• Consider Unique Meeting IDs: Many platforms give users a standard meeting room name, which is often a predictable combination of the company and individual’s name. While these are convenient for the 95 percent of meetings that aren’t highly confidential, such as a quick one-on-one meeting with your manager, sensitive meetings with a bigger group should have a unique meeting identifier. Keep in mind that reusing room names allows previously invited participants to join all future meetings with the same name — sensitive or otherwise.
  • Implement Meeting Passwords/PINs: For an extra layer of security, beyond a unique meeting ID, apply unique passwords or PINs so only invited participants can join calls. And if your platform defaults to non-member meetings, make authenticated meetings standard.
  • Roll Call: Meeting hosts should make sure they know everyone on their sensitive calls; do this with a simple roll call before the meeting starts. This will help to identify participants dialing in using nameless phone numbers instead of a profile, similar to what non-member meetings allow.
  • Revise Settings: Take advantage of features like waiting rooms that require the host to add attendees to the meeting. Other controls, such as disabling the ability to join a meeting before the host arrives, can keep participants from accidentally discussing sensitive information before knowing who is on the call.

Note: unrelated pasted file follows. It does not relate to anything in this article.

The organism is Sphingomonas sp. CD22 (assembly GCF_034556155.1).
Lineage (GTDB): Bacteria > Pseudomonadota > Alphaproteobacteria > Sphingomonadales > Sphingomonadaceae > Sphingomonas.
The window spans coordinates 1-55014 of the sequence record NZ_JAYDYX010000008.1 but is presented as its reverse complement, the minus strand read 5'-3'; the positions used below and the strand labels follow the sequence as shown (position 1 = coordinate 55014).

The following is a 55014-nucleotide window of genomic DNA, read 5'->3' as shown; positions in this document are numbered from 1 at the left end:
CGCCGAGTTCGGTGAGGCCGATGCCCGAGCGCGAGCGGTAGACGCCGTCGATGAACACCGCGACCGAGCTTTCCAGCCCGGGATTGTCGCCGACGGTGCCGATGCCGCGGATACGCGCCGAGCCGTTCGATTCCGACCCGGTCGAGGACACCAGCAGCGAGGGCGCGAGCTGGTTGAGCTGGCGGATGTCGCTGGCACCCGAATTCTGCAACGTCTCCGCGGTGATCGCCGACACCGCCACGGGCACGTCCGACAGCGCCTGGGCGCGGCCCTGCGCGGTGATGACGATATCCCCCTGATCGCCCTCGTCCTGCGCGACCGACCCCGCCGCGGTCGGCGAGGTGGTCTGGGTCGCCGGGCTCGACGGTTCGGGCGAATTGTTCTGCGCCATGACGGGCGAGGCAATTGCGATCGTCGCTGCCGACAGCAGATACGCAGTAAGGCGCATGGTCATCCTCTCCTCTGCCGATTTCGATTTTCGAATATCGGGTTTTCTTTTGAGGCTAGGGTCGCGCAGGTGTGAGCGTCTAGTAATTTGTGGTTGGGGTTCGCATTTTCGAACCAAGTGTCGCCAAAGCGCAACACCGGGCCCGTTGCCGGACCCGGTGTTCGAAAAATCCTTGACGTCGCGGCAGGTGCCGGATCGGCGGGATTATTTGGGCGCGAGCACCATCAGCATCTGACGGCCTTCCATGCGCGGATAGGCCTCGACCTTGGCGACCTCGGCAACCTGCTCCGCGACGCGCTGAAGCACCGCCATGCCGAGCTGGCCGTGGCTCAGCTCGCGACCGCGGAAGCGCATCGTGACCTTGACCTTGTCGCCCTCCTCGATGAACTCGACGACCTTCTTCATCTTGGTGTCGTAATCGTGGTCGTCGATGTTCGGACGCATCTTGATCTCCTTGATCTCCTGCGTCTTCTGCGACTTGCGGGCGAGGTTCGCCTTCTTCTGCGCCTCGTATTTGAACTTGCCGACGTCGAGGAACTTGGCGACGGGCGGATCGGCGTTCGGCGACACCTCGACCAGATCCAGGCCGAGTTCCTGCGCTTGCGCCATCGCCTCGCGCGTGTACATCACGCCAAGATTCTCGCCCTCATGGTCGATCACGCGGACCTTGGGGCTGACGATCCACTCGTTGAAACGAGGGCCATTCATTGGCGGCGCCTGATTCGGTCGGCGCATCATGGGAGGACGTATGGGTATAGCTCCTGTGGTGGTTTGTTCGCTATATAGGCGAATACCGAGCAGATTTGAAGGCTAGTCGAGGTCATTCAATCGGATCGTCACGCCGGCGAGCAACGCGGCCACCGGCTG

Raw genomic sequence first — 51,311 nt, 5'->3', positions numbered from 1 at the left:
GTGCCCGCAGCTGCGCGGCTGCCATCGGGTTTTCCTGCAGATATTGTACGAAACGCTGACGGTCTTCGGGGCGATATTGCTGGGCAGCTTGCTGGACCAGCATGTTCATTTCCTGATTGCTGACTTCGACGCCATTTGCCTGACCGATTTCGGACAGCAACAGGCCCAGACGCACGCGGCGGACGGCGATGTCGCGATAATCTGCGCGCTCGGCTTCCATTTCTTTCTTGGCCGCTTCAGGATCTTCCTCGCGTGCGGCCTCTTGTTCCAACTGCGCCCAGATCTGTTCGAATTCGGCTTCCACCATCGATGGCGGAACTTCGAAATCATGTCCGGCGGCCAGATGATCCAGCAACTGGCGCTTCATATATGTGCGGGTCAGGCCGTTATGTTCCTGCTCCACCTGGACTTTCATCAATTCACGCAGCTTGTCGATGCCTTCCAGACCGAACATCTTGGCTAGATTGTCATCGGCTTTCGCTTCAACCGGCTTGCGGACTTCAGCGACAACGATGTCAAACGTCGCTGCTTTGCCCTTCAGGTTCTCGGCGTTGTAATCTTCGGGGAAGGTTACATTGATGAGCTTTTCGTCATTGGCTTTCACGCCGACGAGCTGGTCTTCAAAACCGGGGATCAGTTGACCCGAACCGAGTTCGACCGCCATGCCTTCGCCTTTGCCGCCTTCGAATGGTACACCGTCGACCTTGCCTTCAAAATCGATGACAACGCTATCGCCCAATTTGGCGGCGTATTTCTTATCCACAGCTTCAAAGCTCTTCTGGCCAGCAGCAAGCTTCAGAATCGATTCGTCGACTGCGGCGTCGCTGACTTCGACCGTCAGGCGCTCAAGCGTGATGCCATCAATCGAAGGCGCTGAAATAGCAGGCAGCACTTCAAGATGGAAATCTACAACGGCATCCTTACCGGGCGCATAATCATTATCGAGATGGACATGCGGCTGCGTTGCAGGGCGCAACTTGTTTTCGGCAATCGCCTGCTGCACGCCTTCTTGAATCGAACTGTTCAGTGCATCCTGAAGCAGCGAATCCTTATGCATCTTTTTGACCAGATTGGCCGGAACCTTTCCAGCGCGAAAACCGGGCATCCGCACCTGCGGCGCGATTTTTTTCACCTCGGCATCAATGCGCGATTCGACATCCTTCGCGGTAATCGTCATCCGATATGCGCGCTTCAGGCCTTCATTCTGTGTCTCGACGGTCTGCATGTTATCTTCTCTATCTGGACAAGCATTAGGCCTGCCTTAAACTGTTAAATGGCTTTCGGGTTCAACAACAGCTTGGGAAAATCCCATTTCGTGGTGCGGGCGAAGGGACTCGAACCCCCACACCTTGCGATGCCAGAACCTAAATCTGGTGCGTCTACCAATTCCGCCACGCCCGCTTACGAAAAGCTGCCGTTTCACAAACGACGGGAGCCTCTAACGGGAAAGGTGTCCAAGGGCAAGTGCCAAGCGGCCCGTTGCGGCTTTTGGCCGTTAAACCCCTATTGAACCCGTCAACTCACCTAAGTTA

• Notifications: Turn on notifications to keep track of who enters the meeting room at any given time, and make use of both visual and audible notifications so nothing goes unnoticed.
  • Alternate Hosts/Password Sharing: Apply policies that prohibit employees from sharing meeting room passwords and allowing alternate host permissions to avoid credentials falling into the wrong hands.
  • Once Accessed: If your meeting has already been compromised, the best thing to do is end it immediately — powering through the call only puts sensitive information at risk. And if for some reason you can’t do this immediately, notify and mute all participants so they are aware of the intruder and know not to divulge any further information while you work to end the call. Once the call has ended, report the issue to the platform provider as soon as possible and report the incident to your company’s legal and security teams.

Watch Charles Henderson, X-Force Red’s Global Head, Managing Partner and veteran hacker, present an in-depth recorded event presentation about the COVID-19 threat landscape.